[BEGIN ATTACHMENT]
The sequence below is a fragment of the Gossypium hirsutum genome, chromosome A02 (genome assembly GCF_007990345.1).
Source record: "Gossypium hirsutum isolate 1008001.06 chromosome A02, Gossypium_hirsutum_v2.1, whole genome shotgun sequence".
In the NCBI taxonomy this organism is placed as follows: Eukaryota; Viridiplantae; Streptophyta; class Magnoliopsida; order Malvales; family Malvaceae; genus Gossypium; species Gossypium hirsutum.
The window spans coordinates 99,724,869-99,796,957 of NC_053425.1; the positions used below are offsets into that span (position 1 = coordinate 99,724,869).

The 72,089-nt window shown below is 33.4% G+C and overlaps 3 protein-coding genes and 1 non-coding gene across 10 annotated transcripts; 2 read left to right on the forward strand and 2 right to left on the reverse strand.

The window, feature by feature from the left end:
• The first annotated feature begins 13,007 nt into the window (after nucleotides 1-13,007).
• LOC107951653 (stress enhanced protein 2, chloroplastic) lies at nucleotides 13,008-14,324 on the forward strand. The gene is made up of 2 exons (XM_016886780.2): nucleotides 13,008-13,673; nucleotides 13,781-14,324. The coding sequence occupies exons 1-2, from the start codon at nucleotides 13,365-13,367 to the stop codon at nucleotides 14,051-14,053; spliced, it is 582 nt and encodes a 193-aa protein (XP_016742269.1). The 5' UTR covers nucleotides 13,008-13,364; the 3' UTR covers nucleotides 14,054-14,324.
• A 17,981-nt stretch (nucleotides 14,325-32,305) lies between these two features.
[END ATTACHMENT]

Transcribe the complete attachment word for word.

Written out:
The sequence below is a fragment of the Gossypium hirsutum genome, chromosome A02 (genome assembly GCF_007990345.1).
Source record: "Gossypium hirsutum isolate 1008001.06 chromosome A02, Gossypium_hirsutum_v2.1, whole genome shotgun sequence".
In the NCBI taxonomy this organism is placed as follows: Eukaryota; Viridiplantae; Streptophyta; class Magnoliopsida; order Malvales; family Malvaceae; genus Gossypium; species Gossypium hirsutum.
The window spans coordinates 99,724,869-99,796,957 of NC_053425.1; the positions used below are offsets into that span (position 1 = coordinate 99,724,869).

The 72,089-nt window shown below is 33.4% G+C and overlaps 3 protein-coding genes and 1 non-coding gene across 10 annotated transcripts; 2 read left to right on the forward strand and 2 right to left on the reverse strand.

The window, feature by feature from the left end:
• The first annotated feature begins 13,007 nt into the window (after nucleotides 1-13,007).
• LOC107951653 (stress enhanced protein 2, chloroplastic) lies at nucleotides 13,008-14,324 on the forward strand. The gene is made up of 2 exons (XM_016886780.2): nucleotides 13,008-13,673; nucleotides 13,781-14,324. The coding sequence occupies exons 1-2, from the start codon at nucleotides 13,365-13,367 to the stop codon at nucleotides 14,051-14,053; spliced, it is 582 nt and encodes a 193-aa protein (XP_016742269.1). The 5' UTR covers nucleotides 13,008-13,364; the 3' UTR covers nucleotides 14,054-14,324.
• A 17,981-nt stretch (nucleotides 14,325-32,305) lies between these two features.